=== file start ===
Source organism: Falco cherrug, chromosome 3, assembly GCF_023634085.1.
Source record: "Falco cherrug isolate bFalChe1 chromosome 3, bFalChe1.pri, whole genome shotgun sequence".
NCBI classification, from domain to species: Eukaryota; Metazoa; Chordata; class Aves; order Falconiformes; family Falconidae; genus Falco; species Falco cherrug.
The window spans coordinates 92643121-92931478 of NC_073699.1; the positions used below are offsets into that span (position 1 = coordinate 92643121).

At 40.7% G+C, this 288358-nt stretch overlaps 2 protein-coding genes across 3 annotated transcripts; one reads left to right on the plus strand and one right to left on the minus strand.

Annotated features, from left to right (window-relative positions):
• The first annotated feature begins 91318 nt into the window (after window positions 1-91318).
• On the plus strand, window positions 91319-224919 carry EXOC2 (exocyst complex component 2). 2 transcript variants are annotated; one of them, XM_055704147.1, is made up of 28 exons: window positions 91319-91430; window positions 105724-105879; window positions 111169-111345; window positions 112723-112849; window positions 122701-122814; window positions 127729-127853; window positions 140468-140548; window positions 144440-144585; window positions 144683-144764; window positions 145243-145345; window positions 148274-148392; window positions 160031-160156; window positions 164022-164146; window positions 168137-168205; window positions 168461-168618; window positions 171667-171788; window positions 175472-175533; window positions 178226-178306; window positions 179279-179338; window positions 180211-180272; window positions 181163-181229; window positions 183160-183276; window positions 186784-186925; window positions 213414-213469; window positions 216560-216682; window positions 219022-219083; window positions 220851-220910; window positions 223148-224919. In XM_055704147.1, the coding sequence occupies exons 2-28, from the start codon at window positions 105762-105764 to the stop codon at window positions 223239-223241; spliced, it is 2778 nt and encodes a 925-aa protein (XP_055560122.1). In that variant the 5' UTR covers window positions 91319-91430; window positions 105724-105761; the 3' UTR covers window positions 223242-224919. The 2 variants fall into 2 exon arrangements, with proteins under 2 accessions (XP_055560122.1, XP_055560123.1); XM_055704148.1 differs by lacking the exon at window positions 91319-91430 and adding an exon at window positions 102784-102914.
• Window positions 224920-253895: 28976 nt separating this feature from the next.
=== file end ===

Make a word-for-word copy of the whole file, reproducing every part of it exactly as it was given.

Source organism: Falco cherrug, chromosome 3, assembly GCF_023634085.1.
Source record: "Falco cherrug isolate bFalChe1 chromosome 3, bFalChe1.pri, whole genome shotgun sequence".
NCBI classification, from domain to species: Eukaryota; Metazoa; Chordata; class Aves; order Falconiformes; family Falconidae; genus Falco; species Falco cherrug.
The window spans coordinates 92643121-92931478 of NC_073699.1; the positions used below are offsets into that span (position 1 = coordinate 92643121).

At 40.7% G+C, this 288358-nt stretch overlaps 2 protein-coding genes across 3 annotated transcripts; one reads left to right on the plus strand and one right to left on the minus strand.

Annotated features, from left to right (window-relative positions):
• The first annotated feature begins 91318 nt into the window (after window positions 1-91318).
• On the plus strand, window positions 91319-224919 carry EXOC2 (exocyst complex component 2). 2 transcript variants are annotated; one of them, XM_055704147.1, is made up of 28 exons: window positions 91319-91430; window positions 105724-105879; window positions 111169-111345; window positions 112723-112849; window positions 122701-122814; window positions 127729-127853; window positions 140468-140548; window positions 144440-144585; window positions 144683-144764; window positions 145243-145345; window positions 148274-148392; window positions 160031-160156; window positions 164022-164146; window positions 168137-168205; window positions 168461-168618; window positions 171667-171788; window positions 175472-175533; window positions 178226-178306; window positions 179279-179338; window positions 180211-180272; window positions 181163-181229; window positions 183160-183276; window positions 186784-186925; window positions 213414-213469; window positions 216560-216682; window positions 219022-219083; window positions 220851-220910; window positions 223148-224919. In XM_055704147.1, the coding sequence occupies exons 2-28, from the start codon at window positions 105762-105764 to the stop codon at window positions 223239-223241; spliced, it is 2778 nt and encodes a 925-aa protein (XP_055560122.1). In that variant the 5' UTR covers window positions 91319-91430; window positions 105724-105761; the 3' UTR covers window positions 223242-224919. The 2 variants fall into 2 exon arrangements, with proteins under 2 accessions (XP_055560122.1, XP_055560123.1); XM_055704148.1 differs by lacking the exon at window positions 91319-91430 and adding an exon at window positions 102784-102914.
• Window positions 224920-253895: 28976 nt separating this feature from the next.